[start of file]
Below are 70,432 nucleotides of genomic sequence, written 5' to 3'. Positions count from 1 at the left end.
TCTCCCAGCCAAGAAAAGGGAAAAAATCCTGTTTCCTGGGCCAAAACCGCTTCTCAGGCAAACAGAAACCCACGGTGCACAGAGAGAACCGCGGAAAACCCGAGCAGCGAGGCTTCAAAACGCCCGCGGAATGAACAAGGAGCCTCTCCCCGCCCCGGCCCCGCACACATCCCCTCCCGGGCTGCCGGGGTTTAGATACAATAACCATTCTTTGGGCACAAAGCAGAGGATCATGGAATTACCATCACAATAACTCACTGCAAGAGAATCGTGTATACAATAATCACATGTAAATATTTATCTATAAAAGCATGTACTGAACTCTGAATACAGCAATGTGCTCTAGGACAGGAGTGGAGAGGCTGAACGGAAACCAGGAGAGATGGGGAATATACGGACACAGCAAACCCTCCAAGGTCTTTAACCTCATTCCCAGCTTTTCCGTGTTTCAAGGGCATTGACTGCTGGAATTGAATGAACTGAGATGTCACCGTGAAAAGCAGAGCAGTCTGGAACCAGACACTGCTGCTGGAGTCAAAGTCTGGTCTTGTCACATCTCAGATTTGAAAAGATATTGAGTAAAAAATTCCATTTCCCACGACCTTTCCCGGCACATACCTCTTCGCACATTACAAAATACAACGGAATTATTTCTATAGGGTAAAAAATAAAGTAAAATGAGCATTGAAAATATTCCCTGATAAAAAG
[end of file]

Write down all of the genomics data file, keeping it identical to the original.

Below are 70,432 nucleotides of genomic sequence, written 5' to 3'. Positions count from 1 at the left end.
TCTCCCAGCCAAGAAAAGGGAAAAAATCCTGTTTCCTGGGCCAAAACCGCTTCTCAGGCAAACAGAAACCCACGGTGCACAGAGAGAACCGCGGAAAACCCGAGCAGCGAGGCTTCAAAACGCCCGCGGAATGAACAAGGAGCCTCTCCCCGCCCCGGCCCCGCACACATCCCCTCCCGGGCTGCCGGGGTTTAGATACAATAACCATTCTTTGGGCACAAAGCAGAGGATCATGGAATTACCATCACAATAACTCACTGCAAGAGAATCGTGTATACAATAATCACATGTAAATATTTATCTATAAAAGCATGTACTGAACTCTGAATACAGCAATGTGCTCTAGGACAGGAGTGGAGAGGCTGAACGGAAACCAGGAGAGATGGGGAATATACGGACACAGCAAACCCTCCAAGGTCTTTAACCTCATTCCCAGCTTTTCCGTGTTTCAAGGGCATTGACTGCTGGAATTGAATGAACTGAGATGTCACCGTGAAAAGCAGAGCAGTCTGGAACCAGACACTGCTGCTGGAGTCAAAGTCTGGTCTTGTCACATCTCAGATTTGAAAAGATATTGAGTAAAAAATTCCATTTCCCACGACCTTTCCCGGCACATACCTCTTCGCACATTACAAAATACAACGGAATTATTTCTATAGGGTAAAAAATAAAGTAAAATGAGCATTGAAAATATTCCCTGATAAAAAG